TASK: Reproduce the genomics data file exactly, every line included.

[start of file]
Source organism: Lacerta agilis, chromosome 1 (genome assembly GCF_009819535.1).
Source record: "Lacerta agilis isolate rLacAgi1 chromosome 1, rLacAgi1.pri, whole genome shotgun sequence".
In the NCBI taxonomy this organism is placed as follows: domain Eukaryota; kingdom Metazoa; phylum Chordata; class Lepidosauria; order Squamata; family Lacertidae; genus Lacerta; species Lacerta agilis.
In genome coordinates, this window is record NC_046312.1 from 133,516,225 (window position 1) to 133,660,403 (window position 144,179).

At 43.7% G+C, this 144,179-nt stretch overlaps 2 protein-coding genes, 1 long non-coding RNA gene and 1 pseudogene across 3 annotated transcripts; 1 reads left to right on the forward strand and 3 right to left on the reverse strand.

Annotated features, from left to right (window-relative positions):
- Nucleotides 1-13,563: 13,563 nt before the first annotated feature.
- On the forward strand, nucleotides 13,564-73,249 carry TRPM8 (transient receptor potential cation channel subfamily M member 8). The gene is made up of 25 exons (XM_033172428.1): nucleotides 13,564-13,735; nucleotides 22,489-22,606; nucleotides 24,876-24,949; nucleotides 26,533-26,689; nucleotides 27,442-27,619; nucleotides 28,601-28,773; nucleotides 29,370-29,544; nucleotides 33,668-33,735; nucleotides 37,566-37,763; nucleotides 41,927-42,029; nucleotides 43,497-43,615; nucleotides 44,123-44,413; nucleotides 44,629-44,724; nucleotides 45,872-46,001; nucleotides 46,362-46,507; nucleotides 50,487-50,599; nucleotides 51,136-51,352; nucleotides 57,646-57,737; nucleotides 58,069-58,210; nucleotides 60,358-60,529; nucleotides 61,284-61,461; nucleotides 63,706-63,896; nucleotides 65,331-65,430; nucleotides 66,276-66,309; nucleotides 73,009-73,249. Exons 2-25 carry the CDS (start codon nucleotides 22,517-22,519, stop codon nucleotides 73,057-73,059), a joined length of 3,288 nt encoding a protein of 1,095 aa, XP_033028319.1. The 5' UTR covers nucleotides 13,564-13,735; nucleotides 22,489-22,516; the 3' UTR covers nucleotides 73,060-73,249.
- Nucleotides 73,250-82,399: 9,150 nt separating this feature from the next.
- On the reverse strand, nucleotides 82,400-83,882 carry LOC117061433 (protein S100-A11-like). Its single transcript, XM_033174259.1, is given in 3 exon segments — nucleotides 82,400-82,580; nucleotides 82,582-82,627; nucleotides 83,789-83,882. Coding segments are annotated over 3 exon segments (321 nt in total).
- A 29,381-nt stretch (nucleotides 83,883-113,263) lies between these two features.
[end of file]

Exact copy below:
Source organism: Lacerta agilis, chromosome 1 (genome assembly GCF_009819535.1).
Source record: "Lacerta agilis isolate rLacAgi1 chromosome 1, rLacAgi1.pri, whole genome shotgun sequence".
In the NCBI taxonomy this organism is placed as follows: domain Eukaryota; kingdom Metazoa; phylum Chordata; class Lepidosauria; order Squamata; family Lacertidae; genus Lacerta; species Lacerta agilis.
In genome coordinates, this window is record NC_046312.1 from 133,516,225 (window position 1) to 133,660,403 (window position 144,179).

At 43.7% G+C, this 144,179-nt stretch overlaps 2 protein-coding genes, 1 long non-coding RNA gene and 1 pseudogene across 3 annotated transcripts; 1 reads left to right on the forward strand and 3 right to left on the reverse strand.

Annotated features, from left to right (window-relative positions):
- Nucleotides 1-13,563: 13,563 nt before the first annotated feature.
- On the forward strand, nucleotides 13,564-73,249 carry TRPM8 (transient receptor potential cation channel subfamily M member 8). The gene is made up of 25 exons (XM_033172428.1): nucleotides 13,564-13,735; nucleotides 22,489-22,606; nucleotides 24,876-24,949; nucleotides 26,533-26,689; nucleotides 27,442-27,619; nucleotides 28,601-28,773; nucleotides 29,370-29,544; nucleotides 33,668-33,735; nucleotides 37,566-37,763; nucleotides 41,927-42,029; nucleotides 43,497-43,615; nucleotides 44,123-44,413; nucleotides 44,629-44,724; nucleotides 45,872-46,001; nucleotides 46,362-46,507; nucleotides 50,487-50,599; nucleotides 51,136-51,352; nucleotides 57,646-57,737; nucleotides 58,069-58,210; nucleotides 60,358-60,529; nucleotides 61,284-61,461; nucleotides 63,706-63,896; nucleotides 65,331-65,430; nucleotides 66,276-66,309; nucleotides 73,009-73,249. Exons 2-25 carry the CDS (start codon nucleotides 22,517-22,519, stop codon nucleotides 73,057-73,059), a joined length of 3,288 nt encoding a protein of 1,095 aa, XP_033028319.1. The 5' UTR covers nucleotides 13,564-13,735; nucleotides 22,489-22,516; the 3' UTR covers nucleotides 73,060-73,249.
- Nucleotides 73,250-82,399: 9,150 nt separating this feature from the next.
- On the reverse strand, nucleotides 82,400-83,882 carry LOC117061433 (protein S100-A11-like). Its single transcript, XM_033174259.1, is given in 3 exon segments — nucleotides 82,400-82,580; nucleotides 82,582-82,627; nucleotides 83,789-83,882. Coding segments are annotated over 3 exon segments (321 nt in total).
- A 29,381-nt stretch (nucleotides 83,883-113,263) lies between these two features.